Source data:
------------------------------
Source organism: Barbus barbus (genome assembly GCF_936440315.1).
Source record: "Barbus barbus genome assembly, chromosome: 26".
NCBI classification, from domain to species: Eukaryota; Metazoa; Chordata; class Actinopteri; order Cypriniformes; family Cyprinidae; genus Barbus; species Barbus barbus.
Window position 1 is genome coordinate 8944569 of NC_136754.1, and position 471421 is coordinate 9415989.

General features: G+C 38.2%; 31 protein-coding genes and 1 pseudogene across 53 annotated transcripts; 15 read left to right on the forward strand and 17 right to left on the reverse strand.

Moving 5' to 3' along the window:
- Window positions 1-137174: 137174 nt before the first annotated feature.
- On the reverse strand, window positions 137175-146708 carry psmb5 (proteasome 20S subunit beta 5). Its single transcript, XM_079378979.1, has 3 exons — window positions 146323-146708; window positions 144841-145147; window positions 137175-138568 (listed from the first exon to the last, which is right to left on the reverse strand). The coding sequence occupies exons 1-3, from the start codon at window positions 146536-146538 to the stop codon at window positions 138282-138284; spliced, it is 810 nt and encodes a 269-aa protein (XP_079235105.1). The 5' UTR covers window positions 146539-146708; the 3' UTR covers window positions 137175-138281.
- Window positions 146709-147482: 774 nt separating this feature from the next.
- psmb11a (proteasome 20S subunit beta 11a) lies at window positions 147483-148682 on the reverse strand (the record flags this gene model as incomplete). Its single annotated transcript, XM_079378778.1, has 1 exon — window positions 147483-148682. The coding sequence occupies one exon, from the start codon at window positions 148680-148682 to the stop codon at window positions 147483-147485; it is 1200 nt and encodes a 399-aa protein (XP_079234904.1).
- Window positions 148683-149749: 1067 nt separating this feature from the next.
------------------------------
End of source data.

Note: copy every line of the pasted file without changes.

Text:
Source organism: Barbus barbus (genome assembly GCF_936440315.1).
Source record: "Barbus barbus genome assembly, chromosome: 26".
NCBI classification, from domain to species: Eukaryota; Metazoa; Chordata; class Actinopteri; order Cypriniformes; family Cyprinidae; genus Barbus; species Barbus barbus.
Window position 1 is genome coordinate 8944569 of NC_136754.1, and position 471421 is coordinate 9415989.

General features: G+C 38.2%; 31 protein-coding genes and 1 pseudogene across 53 annotated transcripts; 15 read left to right on the forward strand and 17 right to left on the reverse strand.

Moving 5' to 3' along the window:
- Window positions 1-137174: 137174 nt before the first annotated feature.
- On the reverse strand, window positions 137175-146708 carry psmb5 (proteasome 20S subunit beta 5). Its single transcript, XM_079378979.1, has 3 exons — window positions 146323-146708; window positions 144841-145147; window positions 137175-138568 (listed from the first exon to the last, which is right to left on the reverse strand). The coding sequence occupies exons 1-3, from the start codon at window positions 146536-146538 to the stop codon at window positions 138282-138284; spliced, it is 810 nt and encodes a 269-aa protein (XP_079235105.1). The 5' UTR covers window positions 146539-146708; the 3' UTR covers window positions 137175-138281.
- Window positions 146709-147482: 774 nt separating this feature from the next.
- psmb11a (proteasome 20S subunit beta 11a) lies at window positions 147483-148682 on the reverse strand (the record flags this gene model as incomplete). Its single annotated transcript, XM_079378778.1, has 1 exon — window positions 147483-148682. The coding sequence occupies one exon, from the start codon at window positions 148680-148682 to the stop codon at window positions 147483-147485; it is 1200 nt and encodes a 399-aa protein (XP_079234904.1).
- Window positions 148683-149749: 1067 nt separating this feature from the next.